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Is PRN/PERN system reform really necessary?

It has been widely reported in recent months that the existing Packaging Export Recovery Note (PERN) system incentivises the export of poor quality recyclate, which undermines the domestic reprocessing markets.

This has led to a call by many in the industry, in particular from the plastics sector, for a reform of the PERN system to produce a level playing field for UK reprocessors.

The argument for this reform stated by many, (including the Local Government Association and the Resource Association), appears to be based upon a misunderstanding of the conditions of accreditation for UK packaging reprocessors. While it has been widely published that UK reprocessors may only issue a PRN for the weight of reprocessed material they actually produce, this is, in many cases, untrue.

Richard Harris

Accredited UK reprocessors may issue PRNs against 100% of the weight of UK waste packaging received, providing it is reprocessed in line with the acceptable efficiency standards stated in Annex C of the accrediting agencies’ guidance document, ‘How to apply for an accreditation to reprocess or export UK waste packaging’, (ACC-GN01). For plastics reprocessors the minimum efficiency standard is 75%. Therefore, for every 100 tonnes of waste accepted, if a minimum of 75 tonnes is actually recycled, the reprocessor may issue 100 tonnes of PRNs. PRNs are, therefore, issued against waste received,( as recorded on NPWD), not on waste reprocessed. This effectively allows a process loss of up to 25% for UK plastics reprocessors.

The quality of the waste received remains important to UK plastic reprocessors, as the majority of process losses are caused through contamination by other materials. However, the current PRN/PERN system does not disadvantage them, in comparison with exporters, to the degree that has been widely reported. It can only be a matter of speculation as to why any attempts by the regulating agencies to counter this misrepresentation of the PRN accreditation system, or emphasise the existing controls on the export of packaging waste for recycling, are not receiving a similar level of reporting.

Reprocessors must also submit a suitable sampling and inspection plan to ensure that the waste they receive, for which PRNs are issued, is UK packaging waste, or meets a specification which allows them to apply mixed waste protocols. However, these same requirements apply to accredited exporters of packaging waste. Additionally, exporters are normally required to provide evidence to confirm the specific overseas sites to which they will export the waste for reprocessing. This will include evidence that the site has reached the acceptable efficiency standards in Annex C as above, or that the waste will be dealt with under conditions that are broadly equivalent to those acceptable in the EU.

If the types of activity described by some critics do occur, where highly contaminated loads are being passed off as accredited packaging waste, they must be regarded as an abuse of the current system, not its intended result. The appropriate response in these situations should be improved levels of enforcement, rather than seeking to change the existing PRN/PERN system.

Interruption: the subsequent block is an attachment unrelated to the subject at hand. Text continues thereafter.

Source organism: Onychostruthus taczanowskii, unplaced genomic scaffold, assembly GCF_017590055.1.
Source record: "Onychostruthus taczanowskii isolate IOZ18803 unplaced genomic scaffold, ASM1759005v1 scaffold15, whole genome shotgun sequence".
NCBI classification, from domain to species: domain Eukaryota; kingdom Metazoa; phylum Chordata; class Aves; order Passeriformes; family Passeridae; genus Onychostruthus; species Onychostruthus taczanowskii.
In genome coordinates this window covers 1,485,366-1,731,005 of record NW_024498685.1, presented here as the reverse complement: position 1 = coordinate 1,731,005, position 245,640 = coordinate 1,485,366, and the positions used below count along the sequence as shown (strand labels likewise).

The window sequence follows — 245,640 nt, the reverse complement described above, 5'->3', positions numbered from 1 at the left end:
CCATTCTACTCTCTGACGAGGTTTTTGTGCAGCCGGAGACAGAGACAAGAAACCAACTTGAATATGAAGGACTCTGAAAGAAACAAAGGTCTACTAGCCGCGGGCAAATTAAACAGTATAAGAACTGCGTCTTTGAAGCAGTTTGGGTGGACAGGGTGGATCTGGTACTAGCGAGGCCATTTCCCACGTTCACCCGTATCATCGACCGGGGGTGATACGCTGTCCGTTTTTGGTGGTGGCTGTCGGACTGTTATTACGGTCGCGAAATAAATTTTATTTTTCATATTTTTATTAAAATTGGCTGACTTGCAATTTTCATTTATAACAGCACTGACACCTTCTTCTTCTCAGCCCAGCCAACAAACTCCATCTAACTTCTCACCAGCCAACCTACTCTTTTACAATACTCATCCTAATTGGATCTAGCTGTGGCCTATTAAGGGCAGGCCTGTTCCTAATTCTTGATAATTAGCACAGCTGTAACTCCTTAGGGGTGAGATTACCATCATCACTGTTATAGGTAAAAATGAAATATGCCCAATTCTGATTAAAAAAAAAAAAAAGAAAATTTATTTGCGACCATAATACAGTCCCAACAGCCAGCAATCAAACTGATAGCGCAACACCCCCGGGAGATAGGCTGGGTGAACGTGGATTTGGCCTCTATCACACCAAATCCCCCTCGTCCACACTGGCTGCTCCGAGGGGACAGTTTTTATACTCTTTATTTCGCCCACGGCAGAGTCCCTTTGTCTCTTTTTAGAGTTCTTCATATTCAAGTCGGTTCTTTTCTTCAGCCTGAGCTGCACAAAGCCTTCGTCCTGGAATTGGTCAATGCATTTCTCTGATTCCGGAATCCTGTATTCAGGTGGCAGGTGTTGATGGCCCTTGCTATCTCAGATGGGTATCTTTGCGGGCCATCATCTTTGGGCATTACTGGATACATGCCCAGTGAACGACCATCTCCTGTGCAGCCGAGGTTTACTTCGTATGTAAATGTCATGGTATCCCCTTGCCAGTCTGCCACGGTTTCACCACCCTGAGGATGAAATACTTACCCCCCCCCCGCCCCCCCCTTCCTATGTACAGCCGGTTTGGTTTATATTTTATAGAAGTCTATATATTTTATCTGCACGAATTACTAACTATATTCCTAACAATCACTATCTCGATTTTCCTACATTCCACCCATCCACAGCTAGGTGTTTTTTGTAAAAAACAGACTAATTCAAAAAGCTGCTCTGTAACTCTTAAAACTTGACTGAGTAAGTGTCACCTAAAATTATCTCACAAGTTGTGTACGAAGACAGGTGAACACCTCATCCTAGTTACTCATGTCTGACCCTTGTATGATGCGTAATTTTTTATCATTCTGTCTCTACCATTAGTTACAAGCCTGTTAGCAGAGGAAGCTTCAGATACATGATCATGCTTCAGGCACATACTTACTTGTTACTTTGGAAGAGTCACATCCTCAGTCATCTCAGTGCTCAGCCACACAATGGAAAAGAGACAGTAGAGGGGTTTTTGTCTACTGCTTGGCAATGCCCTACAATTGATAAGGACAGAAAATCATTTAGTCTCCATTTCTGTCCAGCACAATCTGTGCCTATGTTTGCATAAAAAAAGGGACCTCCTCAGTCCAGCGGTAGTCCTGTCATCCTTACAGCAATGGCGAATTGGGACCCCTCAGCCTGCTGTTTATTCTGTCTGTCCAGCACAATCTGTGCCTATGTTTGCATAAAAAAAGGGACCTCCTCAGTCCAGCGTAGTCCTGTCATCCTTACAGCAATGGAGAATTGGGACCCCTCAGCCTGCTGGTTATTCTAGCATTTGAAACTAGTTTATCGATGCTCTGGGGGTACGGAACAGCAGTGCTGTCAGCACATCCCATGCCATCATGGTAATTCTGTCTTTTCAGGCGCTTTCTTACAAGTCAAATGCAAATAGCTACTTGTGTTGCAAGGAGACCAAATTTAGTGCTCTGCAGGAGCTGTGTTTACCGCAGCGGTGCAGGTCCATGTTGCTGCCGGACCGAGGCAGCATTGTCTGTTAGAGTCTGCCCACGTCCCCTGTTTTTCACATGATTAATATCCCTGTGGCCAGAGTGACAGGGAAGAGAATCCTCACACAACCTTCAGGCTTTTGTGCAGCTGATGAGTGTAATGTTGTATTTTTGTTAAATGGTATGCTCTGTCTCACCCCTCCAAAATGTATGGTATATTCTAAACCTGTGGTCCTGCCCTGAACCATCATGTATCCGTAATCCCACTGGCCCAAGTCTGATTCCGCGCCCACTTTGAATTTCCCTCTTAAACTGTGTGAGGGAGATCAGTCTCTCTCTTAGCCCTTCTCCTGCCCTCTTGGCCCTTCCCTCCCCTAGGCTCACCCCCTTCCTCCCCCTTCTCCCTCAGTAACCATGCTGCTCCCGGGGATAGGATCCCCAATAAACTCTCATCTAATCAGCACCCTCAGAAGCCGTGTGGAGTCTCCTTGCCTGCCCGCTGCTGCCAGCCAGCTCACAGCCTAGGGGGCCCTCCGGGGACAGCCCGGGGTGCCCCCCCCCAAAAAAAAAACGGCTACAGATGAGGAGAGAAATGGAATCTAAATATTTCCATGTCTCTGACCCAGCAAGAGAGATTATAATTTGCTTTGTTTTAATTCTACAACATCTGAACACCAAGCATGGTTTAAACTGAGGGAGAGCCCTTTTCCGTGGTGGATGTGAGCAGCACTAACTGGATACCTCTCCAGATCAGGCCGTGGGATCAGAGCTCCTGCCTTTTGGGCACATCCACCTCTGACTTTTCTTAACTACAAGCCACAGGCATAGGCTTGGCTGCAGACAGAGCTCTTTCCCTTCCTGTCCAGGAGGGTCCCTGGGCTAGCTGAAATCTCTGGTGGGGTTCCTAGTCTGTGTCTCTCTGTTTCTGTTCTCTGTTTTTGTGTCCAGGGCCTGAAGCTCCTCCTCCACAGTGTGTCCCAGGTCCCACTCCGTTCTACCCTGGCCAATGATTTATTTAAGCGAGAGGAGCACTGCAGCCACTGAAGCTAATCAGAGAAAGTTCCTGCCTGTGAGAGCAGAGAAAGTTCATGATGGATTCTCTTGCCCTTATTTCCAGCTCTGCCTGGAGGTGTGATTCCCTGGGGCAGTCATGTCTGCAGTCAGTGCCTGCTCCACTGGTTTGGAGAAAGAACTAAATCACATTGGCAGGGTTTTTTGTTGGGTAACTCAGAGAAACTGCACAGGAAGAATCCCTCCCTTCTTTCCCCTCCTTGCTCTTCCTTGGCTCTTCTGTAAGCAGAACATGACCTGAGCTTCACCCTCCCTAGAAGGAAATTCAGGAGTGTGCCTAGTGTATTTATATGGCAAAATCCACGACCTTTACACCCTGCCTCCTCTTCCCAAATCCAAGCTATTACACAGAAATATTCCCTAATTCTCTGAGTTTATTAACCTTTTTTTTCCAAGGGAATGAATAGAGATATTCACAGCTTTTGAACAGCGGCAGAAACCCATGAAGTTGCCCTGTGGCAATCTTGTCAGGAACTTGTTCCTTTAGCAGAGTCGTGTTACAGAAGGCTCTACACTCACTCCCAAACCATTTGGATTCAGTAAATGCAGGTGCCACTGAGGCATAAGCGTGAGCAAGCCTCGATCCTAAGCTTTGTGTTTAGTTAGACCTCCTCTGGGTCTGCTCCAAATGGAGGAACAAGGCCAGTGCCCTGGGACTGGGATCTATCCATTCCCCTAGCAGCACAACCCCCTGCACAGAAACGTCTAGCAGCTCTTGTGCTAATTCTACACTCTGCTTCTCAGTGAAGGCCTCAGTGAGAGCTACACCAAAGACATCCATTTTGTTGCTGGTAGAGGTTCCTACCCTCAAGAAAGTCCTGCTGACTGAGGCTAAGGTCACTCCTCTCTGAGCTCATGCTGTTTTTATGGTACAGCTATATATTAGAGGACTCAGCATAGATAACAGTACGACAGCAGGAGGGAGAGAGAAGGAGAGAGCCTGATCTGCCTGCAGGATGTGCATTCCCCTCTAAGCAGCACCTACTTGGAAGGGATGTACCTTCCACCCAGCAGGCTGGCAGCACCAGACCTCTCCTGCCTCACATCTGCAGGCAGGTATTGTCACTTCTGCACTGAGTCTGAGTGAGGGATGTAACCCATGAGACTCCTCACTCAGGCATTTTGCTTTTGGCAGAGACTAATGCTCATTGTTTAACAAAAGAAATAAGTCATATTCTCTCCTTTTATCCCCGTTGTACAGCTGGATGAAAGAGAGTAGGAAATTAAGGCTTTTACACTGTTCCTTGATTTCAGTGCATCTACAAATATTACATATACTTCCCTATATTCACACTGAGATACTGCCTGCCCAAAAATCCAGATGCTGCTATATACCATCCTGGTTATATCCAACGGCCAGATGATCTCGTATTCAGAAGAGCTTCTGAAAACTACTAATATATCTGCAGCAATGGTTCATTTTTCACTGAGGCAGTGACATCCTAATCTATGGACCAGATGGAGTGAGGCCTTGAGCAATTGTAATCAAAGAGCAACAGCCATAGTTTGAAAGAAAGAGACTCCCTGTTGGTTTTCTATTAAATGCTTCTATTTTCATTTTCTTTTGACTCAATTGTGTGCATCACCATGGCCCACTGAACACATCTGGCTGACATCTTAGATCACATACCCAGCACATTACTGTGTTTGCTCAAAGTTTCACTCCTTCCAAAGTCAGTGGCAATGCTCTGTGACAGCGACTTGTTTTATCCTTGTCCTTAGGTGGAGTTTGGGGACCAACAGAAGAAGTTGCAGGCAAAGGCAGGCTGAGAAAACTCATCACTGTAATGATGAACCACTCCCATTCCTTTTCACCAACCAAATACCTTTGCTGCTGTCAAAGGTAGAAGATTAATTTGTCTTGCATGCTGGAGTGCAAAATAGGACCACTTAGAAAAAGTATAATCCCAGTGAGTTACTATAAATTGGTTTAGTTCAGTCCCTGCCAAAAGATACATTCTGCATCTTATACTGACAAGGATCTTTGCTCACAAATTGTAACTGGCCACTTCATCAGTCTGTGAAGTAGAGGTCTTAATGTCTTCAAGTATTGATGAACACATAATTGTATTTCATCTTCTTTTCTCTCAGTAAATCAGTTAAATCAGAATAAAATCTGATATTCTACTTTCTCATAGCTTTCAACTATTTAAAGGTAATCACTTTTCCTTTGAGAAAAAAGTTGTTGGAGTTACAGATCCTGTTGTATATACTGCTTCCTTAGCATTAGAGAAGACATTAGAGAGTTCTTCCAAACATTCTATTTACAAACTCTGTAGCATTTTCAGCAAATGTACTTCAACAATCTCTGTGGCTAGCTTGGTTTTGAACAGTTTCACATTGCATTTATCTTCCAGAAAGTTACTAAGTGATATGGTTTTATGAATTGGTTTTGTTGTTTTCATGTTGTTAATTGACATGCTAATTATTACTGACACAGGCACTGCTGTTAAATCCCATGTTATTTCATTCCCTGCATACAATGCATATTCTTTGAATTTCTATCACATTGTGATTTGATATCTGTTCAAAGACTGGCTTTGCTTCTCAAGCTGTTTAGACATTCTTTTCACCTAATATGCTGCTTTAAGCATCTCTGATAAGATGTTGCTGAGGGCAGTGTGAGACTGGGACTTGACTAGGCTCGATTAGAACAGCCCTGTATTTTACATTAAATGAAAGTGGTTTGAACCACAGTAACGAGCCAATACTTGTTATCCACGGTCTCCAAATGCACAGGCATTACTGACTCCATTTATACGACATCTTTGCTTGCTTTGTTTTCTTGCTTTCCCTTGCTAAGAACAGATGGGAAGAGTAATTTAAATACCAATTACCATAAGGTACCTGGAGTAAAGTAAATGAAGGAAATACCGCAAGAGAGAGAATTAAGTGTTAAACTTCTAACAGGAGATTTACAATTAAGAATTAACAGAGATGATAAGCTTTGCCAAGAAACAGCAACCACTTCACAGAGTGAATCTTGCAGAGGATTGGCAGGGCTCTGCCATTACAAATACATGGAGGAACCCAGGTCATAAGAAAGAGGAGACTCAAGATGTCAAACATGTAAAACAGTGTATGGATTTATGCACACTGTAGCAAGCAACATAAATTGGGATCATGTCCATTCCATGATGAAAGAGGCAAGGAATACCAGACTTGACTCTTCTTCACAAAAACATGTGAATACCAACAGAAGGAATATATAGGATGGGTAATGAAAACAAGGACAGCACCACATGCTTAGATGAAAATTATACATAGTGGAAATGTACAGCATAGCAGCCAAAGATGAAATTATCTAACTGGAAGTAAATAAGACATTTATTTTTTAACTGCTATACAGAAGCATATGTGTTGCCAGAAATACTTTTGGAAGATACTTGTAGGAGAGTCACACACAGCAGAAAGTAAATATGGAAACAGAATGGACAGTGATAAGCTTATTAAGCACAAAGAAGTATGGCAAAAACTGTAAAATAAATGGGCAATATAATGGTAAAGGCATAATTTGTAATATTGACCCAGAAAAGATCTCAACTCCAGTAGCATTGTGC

It would be unwise to base the current call for reform of the PERN system on, what would appear to be, a degree of misinformation. The export of material for recycling is a valid and valuable outlet for collected UK packaging waste and an important element of the current packaging compliance regime. Without sufficient UK reprocessing facilities the alternative would undoubtedly be landfill or energy recovery at best. It is also unlikely the ambitious plastics recycling targets set for 2017 will be met without a significant contribution from the export market. The lack of UK capacity for some materials has been further highlighted by the suspension of mixed plastics reprocessing at the Biffa Polymers facility in Redcar, despite significant financial support from WRAP.

Furthermore, for a considerable period prior to the recent upsurge in plastic and glass, the PRN prices were not of a sufficient value to have provided a significant incentive to either, affect the overall quality of exports, or promote investment in UK reprocessing facilities. There have always been, and still are, more significant commercial reasons than the PERN price for the majority of exporters to maintain an acceptable level of quality in the material they sell.

The emphasis should indeed be on quality of recyclate, however, the demonization of exporters and a call for yet another reform of legislation may not be helpful in this case. If properly enforced the existing PERN system contains sufficient checks and balances to ensure the material exported is of equal quality to that accepted by UK reprocessors. In addition, the recent ‘Green Fence’ erected by the Chinese authorities has demonstrated that overseas markets are capable of controlling the quality of UK exports for themselves and, at the same time, creating the level playing field desired by UK reprocessors.

Perhaps surprisingly some UK reprocessors, who have openly contributed to the recent criticism of the PERN system, are themselves registered as accredited exporters of packaging waste. This could be seen as somewhat hypocritical.

Abuse of the PRN system has certainly not been exclusive to exporters, as the recent case of fraud by a UK glass reprocessor demonstrated. Continuous changes to legislation are not helpful to regulators, or those they regulate, particularly in times of diminishing resources. It would be better to concentrate the effort on rigorously enforcing an existing adequate system, rather than on potentially unnecessary changes.

Richard Harris, compliance manager at Synergy Compliance

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